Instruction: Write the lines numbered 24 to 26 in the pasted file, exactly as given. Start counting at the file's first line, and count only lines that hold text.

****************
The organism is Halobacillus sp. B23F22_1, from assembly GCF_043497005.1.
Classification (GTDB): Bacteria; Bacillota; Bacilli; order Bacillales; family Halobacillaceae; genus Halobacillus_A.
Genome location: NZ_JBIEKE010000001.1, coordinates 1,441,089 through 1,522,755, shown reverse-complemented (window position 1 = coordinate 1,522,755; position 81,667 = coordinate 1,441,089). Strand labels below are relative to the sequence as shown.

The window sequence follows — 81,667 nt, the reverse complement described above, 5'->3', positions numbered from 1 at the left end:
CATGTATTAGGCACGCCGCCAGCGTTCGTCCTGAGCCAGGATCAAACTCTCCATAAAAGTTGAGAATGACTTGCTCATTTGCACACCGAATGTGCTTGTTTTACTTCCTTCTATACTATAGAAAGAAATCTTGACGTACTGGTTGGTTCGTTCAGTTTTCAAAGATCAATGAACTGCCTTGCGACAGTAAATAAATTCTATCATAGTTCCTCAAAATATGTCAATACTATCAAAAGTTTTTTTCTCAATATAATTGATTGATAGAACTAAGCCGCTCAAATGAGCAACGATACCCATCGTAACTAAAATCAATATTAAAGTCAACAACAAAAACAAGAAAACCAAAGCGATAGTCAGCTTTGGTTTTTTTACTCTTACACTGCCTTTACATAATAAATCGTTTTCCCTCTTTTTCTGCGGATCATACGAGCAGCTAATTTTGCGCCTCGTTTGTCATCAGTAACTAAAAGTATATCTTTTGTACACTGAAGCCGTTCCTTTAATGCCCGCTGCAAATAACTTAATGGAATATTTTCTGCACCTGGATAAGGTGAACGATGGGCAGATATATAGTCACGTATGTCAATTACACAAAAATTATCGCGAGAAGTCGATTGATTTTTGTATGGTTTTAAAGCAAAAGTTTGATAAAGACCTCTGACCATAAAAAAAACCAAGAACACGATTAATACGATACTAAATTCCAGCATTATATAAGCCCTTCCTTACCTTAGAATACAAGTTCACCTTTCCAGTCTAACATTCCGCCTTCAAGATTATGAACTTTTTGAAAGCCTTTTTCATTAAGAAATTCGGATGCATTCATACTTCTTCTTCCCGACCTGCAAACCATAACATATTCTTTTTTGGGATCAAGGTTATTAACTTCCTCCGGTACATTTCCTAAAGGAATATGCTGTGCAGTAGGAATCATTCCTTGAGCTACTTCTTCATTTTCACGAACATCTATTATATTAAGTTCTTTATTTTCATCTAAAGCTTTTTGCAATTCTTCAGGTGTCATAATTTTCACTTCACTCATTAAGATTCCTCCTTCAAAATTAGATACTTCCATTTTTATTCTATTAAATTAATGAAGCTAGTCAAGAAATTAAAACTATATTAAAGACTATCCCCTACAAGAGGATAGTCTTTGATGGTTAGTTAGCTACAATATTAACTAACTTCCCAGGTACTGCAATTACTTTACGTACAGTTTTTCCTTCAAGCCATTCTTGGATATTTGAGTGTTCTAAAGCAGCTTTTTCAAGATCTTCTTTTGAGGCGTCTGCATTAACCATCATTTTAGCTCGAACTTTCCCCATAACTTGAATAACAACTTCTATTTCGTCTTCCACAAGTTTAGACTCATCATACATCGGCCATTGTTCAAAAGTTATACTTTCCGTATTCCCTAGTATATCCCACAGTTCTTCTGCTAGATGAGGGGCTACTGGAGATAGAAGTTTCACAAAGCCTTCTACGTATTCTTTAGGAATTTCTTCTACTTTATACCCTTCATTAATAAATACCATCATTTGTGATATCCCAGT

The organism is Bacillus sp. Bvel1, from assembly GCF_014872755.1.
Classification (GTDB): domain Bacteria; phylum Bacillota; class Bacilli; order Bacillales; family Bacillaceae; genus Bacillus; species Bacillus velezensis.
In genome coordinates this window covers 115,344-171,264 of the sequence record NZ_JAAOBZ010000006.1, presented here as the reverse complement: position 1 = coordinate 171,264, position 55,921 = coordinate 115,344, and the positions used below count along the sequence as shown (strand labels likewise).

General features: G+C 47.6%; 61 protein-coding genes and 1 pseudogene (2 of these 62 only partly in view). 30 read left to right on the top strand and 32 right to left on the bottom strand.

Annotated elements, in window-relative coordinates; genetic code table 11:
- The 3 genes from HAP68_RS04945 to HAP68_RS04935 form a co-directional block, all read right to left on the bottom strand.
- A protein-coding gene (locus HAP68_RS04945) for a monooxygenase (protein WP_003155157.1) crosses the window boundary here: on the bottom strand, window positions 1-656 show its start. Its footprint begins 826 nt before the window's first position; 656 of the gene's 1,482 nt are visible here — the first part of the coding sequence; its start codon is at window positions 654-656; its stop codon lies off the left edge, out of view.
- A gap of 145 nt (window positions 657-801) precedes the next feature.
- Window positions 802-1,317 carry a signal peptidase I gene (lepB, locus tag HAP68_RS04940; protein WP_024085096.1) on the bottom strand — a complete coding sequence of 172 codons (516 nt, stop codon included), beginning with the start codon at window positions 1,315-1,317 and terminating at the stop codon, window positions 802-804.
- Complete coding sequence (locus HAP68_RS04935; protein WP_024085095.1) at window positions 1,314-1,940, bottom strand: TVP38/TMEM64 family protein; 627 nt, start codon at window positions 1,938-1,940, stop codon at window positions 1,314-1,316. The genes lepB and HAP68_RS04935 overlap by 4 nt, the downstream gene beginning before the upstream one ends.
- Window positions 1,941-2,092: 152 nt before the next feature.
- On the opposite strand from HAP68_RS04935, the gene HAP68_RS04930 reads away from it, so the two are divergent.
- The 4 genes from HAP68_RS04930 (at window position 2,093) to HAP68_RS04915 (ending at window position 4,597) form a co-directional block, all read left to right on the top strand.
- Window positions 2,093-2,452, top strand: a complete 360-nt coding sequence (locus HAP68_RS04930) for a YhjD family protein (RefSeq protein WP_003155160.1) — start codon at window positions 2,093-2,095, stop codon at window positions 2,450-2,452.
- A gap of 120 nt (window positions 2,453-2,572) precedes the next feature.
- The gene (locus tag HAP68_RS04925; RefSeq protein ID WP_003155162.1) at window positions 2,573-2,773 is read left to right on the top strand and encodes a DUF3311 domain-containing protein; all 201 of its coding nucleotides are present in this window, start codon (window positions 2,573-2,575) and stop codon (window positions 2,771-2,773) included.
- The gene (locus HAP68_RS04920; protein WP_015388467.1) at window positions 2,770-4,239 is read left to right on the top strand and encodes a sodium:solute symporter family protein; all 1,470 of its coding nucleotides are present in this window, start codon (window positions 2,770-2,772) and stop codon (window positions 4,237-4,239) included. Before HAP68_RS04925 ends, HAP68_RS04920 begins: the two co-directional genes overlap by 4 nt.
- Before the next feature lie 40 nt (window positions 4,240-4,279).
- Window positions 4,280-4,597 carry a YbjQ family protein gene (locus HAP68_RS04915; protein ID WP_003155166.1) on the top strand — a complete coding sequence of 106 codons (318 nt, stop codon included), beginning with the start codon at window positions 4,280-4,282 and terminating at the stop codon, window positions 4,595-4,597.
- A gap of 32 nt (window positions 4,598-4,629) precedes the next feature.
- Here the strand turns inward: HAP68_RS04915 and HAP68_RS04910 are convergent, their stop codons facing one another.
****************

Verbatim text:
- Window positions 4,280-4,597 carry a YbjQ family protein gene (locus HAP68_RS04915; protein ID WP_003155166.1) on the top strand — a complete coding sequence of 106 codons (318 nt, stop codon included), beginning with the start codon at window positions 4,280-4,282 and terminating at the stop codon, window positions 4,595-4,597.
- A gap of 32 nt (window positions 4,598-4,629) precedes the next feature.
- Here the strand turns inward: HAP68_RS04915 and HAP68_RS04910 are convergent, their stop codons facing one another.